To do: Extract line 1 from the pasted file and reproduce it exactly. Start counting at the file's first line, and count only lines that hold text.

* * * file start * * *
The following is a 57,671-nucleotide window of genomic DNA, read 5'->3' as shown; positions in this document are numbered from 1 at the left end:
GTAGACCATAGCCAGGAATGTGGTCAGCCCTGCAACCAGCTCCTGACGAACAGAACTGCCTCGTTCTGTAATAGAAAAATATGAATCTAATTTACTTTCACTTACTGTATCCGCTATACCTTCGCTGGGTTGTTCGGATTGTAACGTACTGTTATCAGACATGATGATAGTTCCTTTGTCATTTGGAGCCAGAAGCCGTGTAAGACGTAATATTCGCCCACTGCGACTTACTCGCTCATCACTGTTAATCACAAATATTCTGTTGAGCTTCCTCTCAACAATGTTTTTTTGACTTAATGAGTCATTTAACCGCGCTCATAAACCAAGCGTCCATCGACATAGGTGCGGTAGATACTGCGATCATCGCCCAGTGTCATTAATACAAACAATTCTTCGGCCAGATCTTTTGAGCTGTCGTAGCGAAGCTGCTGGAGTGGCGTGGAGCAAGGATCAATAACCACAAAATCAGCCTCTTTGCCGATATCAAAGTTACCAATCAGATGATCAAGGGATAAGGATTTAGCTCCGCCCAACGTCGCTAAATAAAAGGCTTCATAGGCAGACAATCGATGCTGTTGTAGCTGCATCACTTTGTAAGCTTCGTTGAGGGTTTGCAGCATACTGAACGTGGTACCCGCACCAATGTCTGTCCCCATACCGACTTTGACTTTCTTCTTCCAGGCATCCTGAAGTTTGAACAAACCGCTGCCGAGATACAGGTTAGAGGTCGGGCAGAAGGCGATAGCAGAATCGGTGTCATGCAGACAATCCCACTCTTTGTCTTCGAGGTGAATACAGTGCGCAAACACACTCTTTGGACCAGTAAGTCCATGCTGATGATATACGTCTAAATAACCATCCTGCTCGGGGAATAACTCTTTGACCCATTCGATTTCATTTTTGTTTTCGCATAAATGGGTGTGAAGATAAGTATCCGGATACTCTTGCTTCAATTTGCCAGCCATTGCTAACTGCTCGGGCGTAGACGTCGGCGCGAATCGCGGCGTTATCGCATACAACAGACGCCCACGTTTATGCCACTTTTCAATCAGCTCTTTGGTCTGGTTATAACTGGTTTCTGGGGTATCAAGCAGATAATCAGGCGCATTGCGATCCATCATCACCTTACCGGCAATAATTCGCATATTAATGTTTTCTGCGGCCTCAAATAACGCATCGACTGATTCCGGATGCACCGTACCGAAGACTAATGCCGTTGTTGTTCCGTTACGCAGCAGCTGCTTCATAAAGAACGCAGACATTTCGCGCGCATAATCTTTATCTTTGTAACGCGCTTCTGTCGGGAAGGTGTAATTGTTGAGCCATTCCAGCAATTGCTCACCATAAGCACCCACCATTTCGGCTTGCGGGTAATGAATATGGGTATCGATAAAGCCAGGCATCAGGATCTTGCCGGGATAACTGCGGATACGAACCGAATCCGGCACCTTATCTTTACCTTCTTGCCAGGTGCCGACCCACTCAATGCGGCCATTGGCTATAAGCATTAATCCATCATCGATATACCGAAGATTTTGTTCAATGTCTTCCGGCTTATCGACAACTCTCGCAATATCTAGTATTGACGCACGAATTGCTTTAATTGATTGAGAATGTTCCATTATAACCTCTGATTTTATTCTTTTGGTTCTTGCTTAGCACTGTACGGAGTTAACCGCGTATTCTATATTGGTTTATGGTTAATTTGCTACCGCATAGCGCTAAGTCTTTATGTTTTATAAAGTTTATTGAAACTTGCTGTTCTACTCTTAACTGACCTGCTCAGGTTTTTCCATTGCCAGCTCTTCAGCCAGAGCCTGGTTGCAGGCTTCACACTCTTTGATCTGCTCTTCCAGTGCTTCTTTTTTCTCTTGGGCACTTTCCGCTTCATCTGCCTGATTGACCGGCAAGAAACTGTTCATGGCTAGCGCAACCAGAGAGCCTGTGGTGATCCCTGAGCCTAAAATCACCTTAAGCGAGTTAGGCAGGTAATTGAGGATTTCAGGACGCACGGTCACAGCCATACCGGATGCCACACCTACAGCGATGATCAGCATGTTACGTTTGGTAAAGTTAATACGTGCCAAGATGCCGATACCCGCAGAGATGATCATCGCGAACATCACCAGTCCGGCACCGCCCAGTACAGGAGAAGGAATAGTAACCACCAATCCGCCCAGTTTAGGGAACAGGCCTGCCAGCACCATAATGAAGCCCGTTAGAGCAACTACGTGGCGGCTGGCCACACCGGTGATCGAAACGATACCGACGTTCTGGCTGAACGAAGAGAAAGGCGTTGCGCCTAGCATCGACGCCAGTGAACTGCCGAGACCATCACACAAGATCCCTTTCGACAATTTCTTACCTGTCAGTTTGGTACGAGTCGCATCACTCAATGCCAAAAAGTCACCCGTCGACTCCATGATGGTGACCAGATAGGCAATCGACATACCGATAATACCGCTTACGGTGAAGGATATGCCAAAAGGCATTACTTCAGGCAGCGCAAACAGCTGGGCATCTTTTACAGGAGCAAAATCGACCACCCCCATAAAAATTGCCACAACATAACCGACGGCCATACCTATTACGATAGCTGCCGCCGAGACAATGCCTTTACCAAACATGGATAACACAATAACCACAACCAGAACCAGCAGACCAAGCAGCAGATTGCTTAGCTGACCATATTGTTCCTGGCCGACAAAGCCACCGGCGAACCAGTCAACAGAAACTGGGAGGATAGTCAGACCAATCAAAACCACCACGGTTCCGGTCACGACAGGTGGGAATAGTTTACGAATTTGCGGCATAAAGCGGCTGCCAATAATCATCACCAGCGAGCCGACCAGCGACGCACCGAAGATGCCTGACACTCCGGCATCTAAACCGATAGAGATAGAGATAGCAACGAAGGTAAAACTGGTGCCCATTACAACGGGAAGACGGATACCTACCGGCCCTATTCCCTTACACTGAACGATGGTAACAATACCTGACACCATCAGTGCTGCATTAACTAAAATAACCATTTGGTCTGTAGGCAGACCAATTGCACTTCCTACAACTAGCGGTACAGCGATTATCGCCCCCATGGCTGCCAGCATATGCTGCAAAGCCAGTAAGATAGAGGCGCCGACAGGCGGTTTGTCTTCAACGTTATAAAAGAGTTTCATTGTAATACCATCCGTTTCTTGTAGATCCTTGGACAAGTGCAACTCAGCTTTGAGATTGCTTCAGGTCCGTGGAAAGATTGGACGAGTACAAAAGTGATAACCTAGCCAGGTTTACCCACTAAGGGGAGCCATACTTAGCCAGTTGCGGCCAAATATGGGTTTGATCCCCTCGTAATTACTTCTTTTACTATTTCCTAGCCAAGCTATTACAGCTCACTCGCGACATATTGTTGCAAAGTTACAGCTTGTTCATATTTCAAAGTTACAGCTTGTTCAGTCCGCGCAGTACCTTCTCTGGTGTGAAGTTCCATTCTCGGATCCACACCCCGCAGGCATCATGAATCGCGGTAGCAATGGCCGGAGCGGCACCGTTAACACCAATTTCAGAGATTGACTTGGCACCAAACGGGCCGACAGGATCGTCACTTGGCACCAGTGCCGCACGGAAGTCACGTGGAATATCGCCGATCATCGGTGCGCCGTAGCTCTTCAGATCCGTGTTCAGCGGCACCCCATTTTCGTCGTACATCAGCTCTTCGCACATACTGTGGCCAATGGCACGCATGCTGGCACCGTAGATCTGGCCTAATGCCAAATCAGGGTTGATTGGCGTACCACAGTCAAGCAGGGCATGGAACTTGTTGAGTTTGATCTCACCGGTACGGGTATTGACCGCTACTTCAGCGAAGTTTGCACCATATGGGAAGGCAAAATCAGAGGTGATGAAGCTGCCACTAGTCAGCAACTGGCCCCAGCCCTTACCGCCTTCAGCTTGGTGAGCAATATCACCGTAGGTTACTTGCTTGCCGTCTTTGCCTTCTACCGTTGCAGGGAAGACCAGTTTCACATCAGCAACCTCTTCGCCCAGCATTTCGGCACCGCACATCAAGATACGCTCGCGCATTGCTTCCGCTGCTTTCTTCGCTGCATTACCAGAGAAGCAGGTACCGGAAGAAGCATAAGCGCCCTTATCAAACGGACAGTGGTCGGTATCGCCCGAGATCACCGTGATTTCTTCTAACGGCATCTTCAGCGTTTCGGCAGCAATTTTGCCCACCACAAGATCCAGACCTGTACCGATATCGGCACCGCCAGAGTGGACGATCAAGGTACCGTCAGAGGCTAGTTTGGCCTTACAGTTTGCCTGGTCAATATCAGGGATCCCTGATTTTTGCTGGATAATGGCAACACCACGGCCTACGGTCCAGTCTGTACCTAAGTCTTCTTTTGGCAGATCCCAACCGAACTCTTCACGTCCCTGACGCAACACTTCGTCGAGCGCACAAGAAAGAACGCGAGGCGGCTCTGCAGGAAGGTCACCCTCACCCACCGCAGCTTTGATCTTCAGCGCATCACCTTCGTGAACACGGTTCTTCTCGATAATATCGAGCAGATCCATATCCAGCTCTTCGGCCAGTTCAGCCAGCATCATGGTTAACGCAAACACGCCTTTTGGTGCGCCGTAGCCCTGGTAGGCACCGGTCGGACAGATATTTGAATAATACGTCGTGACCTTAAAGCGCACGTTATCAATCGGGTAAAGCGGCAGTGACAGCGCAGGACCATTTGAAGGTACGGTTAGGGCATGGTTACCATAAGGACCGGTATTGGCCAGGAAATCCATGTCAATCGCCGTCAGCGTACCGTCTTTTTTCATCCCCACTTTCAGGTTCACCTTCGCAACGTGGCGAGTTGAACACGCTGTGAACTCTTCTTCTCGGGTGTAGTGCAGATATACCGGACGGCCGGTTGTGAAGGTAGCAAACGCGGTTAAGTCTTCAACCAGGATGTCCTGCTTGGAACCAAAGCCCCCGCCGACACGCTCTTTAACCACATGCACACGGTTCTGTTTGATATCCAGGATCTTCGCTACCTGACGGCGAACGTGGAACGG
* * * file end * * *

The following is a 57,671-nucleotide window of genomic DNA, read 5'->3' as shown; positions in this document are numbered from 1 at the left end: